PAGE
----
Waste-to-energy business coming to Brunswick Landing
BRUNSWICK — By the end of the year, the town will become home to a facility that uses bacteria to convert waste into electricity.
Village Green Ventures, a New York-based technology company, received unanimous approval from the Planning Board Tuesday night for a plan to build an "anaerobic digester" at Brunswick Landing.
The company is led by David Weyburn, who spent more than seven years at the Boeing Co. working on clean technology and environmental projects. He said the plan is to move his company to Brunswick and begin assessing opportunities for future growth.
"What VG is most excited about is all these large energy consumers (in the town) ... there's a lot of opportunity for clean energy that competes with the prices of natural gas and hydro in the state," Weyburn told the board.
Weyburn said his company's project, called Village Green Brunswick Landing, will eventually provide electricity for all of the Midcoast Regional Redevelopment Authority's tenants within Brunswick Landing at rates "as good or better" than what's currently available.
"We can beat the price of natural gas, we can produce low-cost electricity for the base and make sure they can bring innovative jobs to the community," Weyburn said, "and it all involves recycling products that are currently going to landfill in the state."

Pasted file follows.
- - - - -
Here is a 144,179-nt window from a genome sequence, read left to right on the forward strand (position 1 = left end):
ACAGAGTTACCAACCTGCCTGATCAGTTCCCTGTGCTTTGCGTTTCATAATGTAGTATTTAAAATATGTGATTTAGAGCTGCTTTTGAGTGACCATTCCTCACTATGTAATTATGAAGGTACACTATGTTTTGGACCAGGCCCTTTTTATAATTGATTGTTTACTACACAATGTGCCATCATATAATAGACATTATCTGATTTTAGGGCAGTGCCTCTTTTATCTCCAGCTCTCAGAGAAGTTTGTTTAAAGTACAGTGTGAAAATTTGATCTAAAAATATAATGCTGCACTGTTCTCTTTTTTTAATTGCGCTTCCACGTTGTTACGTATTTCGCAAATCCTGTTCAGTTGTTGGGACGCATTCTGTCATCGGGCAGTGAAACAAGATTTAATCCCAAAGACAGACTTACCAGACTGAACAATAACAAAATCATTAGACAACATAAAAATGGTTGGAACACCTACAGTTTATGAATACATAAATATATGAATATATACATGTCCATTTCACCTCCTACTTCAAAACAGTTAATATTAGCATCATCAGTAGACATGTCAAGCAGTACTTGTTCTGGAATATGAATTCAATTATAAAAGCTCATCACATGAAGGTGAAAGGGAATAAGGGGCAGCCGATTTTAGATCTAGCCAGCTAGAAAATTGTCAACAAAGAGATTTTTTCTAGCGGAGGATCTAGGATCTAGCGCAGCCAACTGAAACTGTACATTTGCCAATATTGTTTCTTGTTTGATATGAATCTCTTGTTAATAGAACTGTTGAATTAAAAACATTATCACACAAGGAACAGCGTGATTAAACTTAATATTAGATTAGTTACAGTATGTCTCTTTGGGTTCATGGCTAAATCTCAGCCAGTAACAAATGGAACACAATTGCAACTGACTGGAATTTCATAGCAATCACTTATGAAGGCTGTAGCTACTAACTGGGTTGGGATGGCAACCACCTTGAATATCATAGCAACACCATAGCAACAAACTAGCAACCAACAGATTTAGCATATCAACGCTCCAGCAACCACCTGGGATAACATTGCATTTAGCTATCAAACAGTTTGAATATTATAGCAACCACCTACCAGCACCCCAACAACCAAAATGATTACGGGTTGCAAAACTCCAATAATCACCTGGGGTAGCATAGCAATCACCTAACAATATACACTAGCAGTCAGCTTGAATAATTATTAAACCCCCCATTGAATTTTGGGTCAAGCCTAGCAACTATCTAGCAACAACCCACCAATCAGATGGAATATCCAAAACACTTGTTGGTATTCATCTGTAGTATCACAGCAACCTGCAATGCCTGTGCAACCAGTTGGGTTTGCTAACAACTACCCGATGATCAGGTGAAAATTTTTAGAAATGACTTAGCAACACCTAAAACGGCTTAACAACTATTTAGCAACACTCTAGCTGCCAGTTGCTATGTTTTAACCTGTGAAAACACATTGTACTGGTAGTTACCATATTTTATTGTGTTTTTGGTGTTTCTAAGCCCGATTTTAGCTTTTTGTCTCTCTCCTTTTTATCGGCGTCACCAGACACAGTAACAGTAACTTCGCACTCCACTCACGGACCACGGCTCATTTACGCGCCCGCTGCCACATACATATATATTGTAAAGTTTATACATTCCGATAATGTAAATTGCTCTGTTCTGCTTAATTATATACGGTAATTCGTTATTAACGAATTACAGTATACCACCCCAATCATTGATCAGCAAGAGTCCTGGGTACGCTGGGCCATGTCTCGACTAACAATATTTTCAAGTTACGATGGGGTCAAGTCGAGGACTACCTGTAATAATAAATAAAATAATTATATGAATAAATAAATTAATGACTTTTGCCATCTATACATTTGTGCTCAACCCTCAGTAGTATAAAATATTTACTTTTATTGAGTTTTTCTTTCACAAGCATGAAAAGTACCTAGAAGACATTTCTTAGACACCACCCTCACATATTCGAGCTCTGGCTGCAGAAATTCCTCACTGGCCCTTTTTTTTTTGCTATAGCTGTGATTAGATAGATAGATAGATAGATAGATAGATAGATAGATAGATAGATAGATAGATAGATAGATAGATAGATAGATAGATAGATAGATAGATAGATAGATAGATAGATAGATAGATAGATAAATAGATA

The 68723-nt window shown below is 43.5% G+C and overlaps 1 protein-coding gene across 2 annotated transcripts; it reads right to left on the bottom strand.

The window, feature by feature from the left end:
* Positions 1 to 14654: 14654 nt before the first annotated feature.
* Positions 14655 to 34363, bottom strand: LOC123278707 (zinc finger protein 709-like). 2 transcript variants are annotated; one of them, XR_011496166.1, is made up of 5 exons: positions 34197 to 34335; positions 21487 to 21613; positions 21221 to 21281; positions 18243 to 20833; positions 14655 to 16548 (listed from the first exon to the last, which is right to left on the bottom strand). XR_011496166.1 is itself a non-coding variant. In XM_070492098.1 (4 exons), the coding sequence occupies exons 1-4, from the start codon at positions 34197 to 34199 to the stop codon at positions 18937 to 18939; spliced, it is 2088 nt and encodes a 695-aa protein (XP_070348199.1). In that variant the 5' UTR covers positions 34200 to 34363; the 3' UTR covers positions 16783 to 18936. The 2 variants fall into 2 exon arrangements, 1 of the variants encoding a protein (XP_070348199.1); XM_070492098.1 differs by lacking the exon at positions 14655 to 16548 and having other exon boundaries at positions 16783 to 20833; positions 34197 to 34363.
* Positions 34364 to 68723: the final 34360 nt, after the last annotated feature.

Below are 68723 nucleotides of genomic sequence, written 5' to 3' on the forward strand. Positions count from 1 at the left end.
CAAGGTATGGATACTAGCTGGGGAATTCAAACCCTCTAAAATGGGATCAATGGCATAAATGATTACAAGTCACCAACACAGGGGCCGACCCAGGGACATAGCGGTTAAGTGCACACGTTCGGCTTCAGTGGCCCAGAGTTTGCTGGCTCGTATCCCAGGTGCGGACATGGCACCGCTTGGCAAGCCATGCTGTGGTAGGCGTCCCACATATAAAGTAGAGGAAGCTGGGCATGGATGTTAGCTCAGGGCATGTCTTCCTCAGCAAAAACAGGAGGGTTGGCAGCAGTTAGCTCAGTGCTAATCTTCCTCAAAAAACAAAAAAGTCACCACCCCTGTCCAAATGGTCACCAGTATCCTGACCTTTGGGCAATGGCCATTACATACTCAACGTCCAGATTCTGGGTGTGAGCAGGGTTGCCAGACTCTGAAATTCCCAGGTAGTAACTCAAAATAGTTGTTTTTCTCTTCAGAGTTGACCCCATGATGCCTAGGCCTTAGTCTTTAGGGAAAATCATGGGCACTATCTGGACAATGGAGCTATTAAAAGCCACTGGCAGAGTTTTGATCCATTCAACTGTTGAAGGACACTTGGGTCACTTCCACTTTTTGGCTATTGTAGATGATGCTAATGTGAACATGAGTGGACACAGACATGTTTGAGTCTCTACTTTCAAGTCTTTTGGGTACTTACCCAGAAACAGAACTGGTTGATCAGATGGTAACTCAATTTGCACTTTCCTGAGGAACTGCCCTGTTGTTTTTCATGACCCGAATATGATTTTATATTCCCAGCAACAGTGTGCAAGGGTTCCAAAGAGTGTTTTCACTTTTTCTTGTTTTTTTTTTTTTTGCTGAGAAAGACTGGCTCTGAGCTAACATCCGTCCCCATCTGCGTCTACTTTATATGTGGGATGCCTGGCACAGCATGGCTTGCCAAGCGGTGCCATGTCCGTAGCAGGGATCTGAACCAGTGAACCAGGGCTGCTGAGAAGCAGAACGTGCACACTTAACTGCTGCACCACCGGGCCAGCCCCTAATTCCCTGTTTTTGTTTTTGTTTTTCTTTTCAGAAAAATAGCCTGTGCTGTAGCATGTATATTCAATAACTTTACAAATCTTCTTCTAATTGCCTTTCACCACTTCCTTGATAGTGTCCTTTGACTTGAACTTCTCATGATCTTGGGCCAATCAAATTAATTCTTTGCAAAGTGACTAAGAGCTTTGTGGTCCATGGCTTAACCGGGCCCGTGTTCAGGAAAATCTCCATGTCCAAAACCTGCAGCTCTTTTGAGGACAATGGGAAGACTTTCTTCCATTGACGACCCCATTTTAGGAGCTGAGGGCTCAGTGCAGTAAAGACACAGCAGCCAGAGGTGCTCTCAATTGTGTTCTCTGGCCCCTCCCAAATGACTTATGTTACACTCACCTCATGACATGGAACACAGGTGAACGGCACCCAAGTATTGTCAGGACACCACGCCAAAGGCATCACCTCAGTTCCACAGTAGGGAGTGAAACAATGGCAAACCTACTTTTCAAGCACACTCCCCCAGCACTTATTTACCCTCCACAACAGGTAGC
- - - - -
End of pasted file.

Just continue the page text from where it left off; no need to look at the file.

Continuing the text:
MRRA signed a lease agreement with Village Green Ventures at a March board meeting for property on the south end of the tarmac at Brunswick Executive Airport.
Weyburn said construction of the nearly 7,400-square-foot facility will begin sometime between July and August. He expects it to be up and running by the end of the year.
The anaerobic digester works by taking in organic matter, whether it's food waste, biosolids or restaurant grease, feeding it through several types of micro-organisms and breaking it down into methane gas. The methane gas can then be burned to create electricity.
Mark Hedrich, nutrient management program manager at Maine's Department of Agriculture, Conservation and Forestry, said anaerobic digesters are typically used by large-scale farmers to get rid of waste and generate their own electricity.
While there are about 180 anaerobic digesters in the country, he said, there are few in Maine.
Hedrich said while anaerobic digesters can be an expensive investment, they can provide economic and environmental benefits.
"They can produce electricity for themselves and they can also sell it and put it on the grid," he said.
Weyburn said Brunswick's community, including Bowdoin College and economic development efforts at Brunswick Landing, is the "perfect storm" for clean technology development.
"You couldn't ask more than Brunswick Landing as a site to try and do some stuff," he said. "... It actually fits nicely in this idea that you can have a micro grid of sorts. So VG is a little bit about the biomass and the energy, but it's also about what kind of solutions you can form around a community that has energy needs."